“People were concerned about the way McCain talked about gay adoption. There was an interview where the campaign clarified its stance, but then he was asked again and did not answer effectively,” the Republican said. “Also, his campaign e-mailed his support for the California Marriage Amendment [which would block gay marriage]. He also ruled out picking New York City Mayor Michael Bloomberg for vice president because of his pro-gay rights stance.”

At least one luncheon attendee, former local chapter president and former national board member Eva Young of Minneapolis, expressed her concerns with McCain openly, including problems with the Senator’s opposition to overturning the military’s “Don’t Ask, Don’t Tell” policy on service by gays and lesbians.

Log Cabin officials acknowledged differences with some of McCain’s policies.

“Sen. McCain showed courage by bucking his own party leadership and the president” on the federal marriage amendment, Sammon said in a statement, but he added that “we have honest disagreements with Sen. McCain on a number of gay rights issues. Log Cabin will continue our conversation with him and other Republican leaders about issues affecting gay and lesbian Americans.”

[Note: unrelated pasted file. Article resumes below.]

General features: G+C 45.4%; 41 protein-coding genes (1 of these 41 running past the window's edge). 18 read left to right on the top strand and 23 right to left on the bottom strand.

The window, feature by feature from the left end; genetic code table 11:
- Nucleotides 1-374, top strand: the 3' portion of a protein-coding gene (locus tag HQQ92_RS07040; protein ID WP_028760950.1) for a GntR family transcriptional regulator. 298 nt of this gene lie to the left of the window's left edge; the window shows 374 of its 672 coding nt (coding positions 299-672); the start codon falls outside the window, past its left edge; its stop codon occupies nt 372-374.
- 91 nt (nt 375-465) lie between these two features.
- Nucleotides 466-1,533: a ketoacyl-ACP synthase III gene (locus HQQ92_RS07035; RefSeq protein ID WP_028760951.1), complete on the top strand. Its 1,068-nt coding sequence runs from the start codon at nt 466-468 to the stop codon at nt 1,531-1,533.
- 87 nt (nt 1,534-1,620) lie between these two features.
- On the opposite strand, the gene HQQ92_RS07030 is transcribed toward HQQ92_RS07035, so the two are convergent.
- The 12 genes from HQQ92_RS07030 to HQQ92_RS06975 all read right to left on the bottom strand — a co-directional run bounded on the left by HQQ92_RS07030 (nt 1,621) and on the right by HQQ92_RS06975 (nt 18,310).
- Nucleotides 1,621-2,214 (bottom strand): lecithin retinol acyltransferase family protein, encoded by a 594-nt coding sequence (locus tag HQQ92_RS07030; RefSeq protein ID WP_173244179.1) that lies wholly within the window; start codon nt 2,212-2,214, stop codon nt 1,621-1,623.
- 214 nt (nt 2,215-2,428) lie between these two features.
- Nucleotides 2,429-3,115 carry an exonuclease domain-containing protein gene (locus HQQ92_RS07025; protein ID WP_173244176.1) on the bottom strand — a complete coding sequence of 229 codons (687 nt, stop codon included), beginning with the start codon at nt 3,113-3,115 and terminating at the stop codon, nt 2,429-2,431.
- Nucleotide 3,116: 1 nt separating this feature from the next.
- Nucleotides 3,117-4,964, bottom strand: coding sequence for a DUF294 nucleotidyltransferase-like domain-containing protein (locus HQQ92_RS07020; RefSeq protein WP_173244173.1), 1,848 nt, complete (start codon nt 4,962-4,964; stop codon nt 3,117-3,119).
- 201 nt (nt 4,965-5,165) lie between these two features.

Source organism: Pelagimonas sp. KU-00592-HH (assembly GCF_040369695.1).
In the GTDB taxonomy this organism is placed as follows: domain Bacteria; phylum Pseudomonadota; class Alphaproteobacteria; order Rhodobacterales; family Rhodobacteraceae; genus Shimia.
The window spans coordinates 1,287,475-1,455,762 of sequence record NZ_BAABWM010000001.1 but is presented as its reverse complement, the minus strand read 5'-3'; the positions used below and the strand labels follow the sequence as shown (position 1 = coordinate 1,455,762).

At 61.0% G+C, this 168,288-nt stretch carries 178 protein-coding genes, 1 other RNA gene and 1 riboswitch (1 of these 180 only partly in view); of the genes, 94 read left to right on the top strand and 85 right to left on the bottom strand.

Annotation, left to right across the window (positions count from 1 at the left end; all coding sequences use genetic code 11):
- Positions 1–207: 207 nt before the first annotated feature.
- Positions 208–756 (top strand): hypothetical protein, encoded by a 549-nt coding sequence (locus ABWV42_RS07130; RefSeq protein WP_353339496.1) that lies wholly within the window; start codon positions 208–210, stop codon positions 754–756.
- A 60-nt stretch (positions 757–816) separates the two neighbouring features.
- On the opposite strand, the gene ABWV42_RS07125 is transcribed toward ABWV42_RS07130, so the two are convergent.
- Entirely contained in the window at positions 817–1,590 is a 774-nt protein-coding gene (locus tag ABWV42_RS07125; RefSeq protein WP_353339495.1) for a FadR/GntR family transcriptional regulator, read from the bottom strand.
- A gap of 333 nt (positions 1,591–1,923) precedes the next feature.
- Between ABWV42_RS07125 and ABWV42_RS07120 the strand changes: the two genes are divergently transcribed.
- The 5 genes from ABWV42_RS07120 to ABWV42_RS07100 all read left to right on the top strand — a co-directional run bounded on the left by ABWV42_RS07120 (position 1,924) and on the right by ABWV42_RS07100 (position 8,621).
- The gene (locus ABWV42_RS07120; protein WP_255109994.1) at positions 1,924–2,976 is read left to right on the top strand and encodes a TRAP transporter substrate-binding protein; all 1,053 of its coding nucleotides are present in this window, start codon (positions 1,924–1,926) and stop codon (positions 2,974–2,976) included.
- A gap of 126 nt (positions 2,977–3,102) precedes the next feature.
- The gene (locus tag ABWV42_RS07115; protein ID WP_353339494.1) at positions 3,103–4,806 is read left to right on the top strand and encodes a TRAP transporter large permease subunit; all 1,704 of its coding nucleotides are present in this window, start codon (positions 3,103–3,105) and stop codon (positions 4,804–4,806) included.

In an interview at the luncheon, Kolbe said he is hopeful about the issue positions of vice presidential nominee Sarah Palin, even though she has been billed as a staunch social conservative. As Alaska’s governor, she vetoed one piece of anti-gay legislation, saying it was unconstitutional.

“Younger Republicans just don’t care about these issues,” Barron said. “They’re not motivated by them — they’ve known gay people growing up. Part of the Log Cabin Republicans’ acceptance within the GOP is an organic thing. It will happen over time.”